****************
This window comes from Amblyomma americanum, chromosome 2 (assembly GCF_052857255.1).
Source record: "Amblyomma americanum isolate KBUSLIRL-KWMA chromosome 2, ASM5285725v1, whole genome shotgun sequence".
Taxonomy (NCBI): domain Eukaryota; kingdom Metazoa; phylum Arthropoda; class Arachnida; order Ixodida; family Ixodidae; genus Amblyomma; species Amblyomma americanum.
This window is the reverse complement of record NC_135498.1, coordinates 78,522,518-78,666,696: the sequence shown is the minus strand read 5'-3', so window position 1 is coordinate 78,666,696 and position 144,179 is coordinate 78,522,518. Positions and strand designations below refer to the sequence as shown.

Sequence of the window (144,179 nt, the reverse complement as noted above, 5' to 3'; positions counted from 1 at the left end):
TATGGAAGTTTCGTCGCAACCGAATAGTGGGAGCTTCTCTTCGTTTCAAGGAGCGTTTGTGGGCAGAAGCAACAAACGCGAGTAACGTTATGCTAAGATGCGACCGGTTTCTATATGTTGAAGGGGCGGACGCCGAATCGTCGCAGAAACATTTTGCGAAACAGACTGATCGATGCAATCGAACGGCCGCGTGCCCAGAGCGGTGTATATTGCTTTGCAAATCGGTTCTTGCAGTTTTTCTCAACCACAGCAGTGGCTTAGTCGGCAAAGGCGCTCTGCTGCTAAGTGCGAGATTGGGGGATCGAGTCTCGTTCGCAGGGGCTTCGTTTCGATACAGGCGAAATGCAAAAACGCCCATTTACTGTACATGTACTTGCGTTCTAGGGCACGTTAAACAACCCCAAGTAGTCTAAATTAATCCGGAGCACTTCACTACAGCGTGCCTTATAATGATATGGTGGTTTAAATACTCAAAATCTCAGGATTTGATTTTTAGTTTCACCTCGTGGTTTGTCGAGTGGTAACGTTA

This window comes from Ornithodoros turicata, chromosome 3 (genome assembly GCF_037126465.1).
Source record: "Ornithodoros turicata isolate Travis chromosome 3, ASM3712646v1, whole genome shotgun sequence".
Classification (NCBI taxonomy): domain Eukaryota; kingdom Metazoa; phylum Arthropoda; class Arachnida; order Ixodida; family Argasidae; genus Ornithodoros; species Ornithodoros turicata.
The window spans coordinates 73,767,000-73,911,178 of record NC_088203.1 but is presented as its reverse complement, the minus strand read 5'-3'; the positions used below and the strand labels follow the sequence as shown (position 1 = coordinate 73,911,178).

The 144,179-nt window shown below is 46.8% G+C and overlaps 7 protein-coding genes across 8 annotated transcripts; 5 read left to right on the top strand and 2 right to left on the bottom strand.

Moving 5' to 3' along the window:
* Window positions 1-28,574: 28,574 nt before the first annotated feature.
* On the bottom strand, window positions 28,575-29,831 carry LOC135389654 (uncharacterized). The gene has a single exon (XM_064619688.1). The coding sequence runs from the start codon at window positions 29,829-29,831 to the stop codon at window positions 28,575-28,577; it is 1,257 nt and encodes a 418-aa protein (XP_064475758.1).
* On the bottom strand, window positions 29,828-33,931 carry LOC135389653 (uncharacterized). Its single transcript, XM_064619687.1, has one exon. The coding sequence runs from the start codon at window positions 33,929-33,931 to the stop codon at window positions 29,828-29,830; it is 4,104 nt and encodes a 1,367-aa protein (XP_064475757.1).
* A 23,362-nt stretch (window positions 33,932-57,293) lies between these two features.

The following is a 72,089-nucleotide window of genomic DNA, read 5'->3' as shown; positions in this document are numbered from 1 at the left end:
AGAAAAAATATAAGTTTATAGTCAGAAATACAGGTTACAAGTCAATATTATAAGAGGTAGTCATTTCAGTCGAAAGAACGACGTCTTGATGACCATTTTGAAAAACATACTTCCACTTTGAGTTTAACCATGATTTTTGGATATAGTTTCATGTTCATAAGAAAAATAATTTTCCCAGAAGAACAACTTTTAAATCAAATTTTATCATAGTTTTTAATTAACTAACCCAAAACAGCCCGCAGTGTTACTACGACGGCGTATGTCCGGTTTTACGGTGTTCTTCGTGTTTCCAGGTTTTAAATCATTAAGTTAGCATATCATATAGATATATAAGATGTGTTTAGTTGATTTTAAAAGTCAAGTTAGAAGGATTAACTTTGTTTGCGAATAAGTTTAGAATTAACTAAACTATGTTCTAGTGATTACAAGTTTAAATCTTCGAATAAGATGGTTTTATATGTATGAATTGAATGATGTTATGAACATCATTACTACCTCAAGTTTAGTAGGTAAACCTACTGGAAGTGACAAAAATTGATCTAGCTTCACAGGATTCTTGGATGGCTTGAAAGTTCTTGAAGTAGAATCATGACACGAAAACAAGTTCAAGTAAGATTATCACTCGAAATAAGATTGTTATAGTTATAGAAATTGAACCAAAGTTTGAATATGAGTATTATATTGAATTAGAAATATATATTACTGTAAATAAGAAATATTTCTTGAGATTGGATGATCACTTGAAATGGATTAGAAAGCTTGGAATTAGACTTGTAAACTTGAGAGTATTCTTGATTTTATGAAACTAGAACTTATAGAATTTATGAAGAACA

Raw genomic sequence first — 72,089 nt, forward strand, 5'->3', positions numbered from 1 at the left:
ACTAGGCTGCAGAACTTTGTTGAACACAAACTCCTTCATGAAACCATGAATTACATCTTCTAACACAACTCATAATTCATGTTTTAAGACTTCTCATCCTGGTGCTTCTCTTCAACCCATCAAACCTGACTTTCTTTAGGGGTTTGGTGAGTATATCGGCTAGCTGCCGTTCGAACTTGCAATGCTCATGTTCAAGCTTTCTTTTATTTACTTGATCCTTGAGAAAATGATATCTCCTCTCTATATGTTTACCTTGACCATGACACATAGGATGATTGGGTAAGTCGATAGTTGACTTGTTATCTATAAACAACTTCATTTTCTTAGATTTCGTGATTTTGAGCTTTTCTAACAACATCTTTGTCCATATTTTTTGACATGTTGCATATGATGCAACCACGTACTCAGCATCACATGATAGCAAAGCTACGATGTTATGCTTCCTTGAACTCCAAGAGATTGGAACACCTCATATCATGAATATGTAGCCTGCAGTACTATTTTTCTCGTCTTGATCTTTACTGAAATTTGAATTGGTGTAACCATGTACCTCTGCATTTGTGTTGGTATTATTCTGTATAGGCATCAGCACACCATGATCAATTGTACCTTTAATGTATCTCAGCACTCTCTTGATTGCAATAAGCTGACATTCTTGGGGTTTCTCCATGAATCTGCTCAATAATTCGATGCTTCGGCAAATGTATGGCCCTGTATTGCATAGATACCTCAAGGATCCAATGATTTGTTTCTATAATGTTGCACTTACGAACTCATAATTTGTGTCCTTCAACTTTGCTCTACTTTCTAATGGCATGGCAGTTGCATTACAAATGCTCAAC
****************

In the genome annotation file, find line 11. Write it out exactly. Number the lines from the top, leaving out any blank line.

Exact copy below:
The 144,179-nt window shown below is 46.8% G+C and overlaps 7 protein-coding genes across 8 annotated transcripts; 5 read left to right on the top strand and 2 right to left on the bottom strand.